New methods of dating archaeology
This method is useful for archaeologists working in areas where volcanic eruptions have left layers of ash above and below an archaeological deposit.
The volcanic layers can be dated, and the archaeological material will date to the period between those two volcanic eruptions.
Now, UK scientists have found a way to date these artefacts and thus give fresh insight into the history and construction of excavated ruins or items.
Key to the process is the knowledge that there is an ultra-slow recombination of moisture in fired-clay ceramic objects as they chemically combine with moisture from the air, and that this ’rehydroxylation’ process occurs at a predictable rate once an object is fired.
The data can be a little off particularly in younger artifacts, and anything older than about 50,000 years is pretty much too old to be tested because at that point the majority of the C-14 has decayed to practically undetectable levels.
We propose a new method of cross-dating the wood samples based on the classical methods of spectral estimation.
(4/30/01) for instance, earlier, later, more recent, and so forth.
Fortunately, Willard Libby, a scientist who would later win the 1960 Nobel Prize in Chemistry, developed the process known as radiocarbon dating in the late 1940s. In a nutshell, it works like this: After an organism dies, it stops absorbing carbon-14, so the radioactive isotope starts to decay and is not replenished.’Unless the artefact has been left in the Sahara desert, the rate of water absorption will be pretty constant,’ she adds, but notes that this method won’t work for items that have been glazed or painted to seal out moisture.The laboratory procedure is simple: a piece of the ceramic is ’re-fired’ to dry it out and the difference in weight precisely measured.Unless something was obviously attributable to a specific year -- say a dated coin or known piece of artwork -- then whoever discovered it had to do quite a bit of guesstimating to get a proper age for the item.The excavator might employ relative dating, using objects located stratigraphically (read: buried at the same depth) close to each other, or he or she might compare historical styles to see if there were similarities to a previous find.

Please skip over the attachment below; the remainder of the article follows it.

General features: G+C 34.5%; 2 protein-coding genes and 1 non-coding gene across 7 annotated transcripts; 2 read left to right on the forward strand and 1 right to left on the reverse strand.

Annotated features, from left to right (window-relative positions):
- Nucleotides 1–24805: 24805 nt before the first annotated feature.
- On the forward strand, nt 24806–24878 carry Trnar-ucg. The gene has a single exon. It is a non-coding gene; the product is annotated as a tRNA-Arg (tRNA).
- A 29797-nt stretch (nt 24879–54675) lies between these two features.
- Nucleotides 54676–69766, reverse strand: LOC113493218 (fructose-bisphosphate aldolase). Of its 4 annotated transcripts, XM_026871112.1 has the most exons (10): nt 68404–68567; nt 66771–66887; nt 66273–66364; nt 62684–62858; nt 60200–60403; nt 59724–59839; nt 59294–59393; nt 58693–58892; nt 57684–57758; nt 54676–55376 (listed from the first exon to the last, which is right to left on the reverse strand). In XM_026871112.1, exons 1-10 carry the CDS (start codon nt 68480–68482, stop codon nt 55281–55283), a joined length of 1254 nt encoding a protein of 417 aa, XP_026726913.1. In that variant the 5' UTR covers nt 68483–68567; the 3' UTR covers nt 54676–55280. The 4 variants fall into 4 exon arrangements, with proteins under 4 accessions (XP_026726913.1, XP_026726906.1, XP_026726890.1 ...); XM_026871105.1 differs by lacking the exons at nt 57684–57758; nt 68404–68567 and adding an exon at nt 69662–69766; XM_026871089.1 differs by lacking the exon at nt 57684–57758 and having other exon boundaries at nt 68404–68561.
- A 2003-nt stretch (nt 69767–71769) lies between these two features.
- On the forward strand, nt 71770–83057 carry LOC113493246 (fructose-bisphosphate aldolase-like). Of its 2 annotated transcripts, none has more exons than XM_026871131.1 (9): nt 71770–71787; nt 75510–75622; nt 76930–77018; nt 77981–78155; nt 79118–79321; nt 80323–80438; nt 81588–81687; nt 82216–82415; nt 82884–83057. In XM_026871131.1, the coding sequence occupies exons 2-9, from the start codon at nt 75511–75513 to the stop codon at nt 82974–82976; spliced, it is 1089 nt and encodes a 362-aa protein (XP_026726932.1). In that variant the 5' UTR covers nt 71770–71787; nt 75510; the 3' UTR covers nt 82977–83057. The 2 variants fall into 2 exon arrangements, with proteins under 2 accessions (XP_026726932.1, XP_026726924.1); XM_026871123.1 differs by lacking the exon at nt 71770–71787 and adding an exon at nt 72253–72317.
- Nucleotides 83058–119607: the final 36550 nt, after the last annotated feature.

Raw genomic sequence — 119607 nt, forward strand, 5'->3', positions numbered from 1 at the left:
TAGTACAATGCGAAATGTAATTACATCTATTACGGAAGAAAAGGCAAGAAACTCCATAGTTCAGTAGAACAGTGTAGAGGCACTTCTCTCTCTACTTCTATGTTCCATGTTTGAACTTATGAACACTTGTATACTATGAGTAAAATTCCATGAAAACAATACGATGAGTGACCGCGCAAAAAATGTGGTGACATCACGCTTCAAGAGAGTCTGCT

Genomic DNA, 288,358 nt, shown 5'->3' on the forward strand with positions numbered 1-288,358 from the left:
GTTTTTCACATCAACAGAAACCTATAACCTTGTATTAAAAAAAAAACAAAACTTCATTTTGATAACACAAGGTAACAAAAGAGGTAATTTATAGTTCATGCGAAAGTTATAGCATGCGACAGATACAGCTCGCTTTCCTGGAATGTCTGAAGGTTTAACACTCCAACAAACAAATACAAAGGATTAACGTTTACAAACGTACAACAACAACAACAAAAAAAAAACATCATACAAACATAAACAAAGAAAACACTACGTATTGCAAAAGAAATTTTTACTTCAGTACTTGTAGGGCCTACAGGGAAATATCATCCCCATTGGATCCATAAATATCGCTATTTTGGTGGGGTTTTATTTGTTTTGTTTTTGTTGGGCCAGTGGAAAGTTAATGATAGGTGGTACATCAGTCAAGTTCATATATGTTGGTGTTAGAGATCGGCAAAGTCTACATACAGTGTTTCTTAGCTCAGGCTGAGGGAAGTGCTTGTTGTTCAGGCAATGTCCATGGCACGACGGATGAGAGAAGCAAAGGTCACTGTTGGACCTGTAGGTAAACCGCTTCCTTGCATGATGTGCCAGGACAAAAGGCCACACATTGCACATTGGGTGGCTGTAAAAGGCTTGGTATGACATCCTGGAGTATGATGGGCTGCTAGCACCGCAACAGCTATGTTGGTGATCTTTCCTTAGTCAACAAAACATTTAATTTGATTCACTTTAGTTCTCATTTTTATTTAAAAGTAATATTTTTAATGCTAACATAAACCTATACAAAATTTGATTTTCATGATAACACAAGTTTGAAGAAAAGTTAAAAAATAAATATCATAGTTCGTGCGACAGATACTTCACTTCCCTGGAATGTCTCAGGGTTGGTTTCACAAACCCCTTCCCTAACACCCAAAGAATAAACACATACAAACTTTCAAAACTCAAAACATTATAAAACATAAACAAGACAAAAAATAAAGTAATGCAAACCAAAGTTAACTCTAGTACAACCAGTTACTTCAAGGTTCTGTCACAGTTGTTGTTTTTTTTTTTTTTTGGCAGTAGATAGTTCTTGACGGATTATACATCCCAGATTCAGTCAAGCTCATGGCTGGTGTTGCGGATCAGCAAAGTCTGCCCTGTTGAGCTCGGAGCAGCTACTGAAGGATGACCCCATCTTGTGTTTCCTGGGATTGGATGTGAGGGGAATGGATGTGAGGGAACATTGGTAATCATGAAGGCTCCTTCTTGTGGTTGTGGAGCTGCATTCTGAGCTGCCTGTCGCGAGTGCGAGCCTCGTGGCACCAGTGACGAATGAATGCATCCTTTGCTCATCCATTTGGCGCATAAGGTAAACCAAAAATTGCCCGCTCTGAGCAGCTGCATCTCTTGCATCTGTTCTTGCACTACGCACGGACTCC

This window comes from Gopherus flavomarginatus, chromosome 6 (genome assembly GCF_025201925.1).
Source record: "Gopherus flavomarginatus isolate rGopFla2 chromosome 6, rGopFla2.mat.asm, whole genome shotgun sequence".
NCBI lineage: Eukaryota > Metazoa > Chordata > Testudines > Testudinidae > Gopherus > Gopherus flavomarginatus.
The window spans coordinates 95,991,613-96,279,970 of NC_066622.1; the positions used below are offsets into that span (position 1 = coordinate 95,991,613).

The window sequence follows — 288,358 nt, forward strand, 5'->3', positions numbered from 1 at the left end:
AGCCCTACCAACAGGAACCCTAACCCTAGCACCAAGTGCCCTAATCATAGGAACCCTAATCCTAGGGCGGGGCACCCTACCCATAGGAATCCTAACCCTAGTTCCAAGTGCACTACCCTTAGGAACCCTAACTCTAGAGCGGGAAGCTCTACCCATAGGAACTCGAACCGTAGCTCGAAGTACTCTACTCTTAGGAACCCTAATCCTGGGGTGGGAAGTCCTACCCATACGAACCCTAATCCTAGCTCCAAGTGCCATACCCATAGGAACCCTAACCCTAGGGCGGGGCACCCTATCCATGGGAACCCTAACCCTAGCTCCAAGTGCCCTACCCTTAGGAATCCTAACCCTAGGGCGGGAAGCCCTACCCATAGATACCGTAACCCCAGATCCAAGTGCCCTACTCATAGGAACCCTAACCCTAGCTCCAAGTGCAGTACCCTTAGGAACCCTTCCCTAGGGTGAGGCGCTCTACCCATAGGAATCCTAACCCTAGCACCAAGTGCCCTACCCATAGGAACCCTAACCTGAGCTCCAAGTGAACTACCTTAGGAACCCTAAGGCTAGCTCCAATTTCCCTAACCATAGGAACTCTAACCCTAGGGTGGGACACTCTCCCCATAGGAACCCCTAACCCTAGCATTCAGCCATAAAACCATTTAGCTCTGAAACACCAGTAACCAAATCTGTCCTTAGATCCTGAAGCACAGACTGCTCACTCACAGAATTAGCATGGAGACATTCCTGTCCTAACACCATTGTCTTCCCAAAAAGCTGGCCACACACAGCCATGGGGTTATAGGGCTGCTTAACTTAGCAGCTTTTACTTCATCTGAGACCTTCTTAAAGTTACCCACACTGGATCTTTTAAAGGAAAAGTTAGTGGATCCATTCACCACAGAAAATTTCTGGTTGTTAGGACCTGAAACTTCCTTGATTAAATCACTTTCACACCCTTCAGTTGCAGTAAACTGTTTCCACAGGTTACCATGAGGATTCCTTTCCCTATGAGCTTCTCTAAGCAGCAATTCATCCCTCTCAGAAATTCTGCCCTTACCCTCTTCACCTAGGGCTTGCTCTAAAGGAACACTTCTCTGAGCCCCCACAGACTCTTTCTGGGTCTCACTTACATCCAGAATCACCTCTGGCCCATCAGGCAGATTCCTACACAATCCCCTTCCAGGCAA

It is important to remember that this method give the age of the mineral, not the artifact.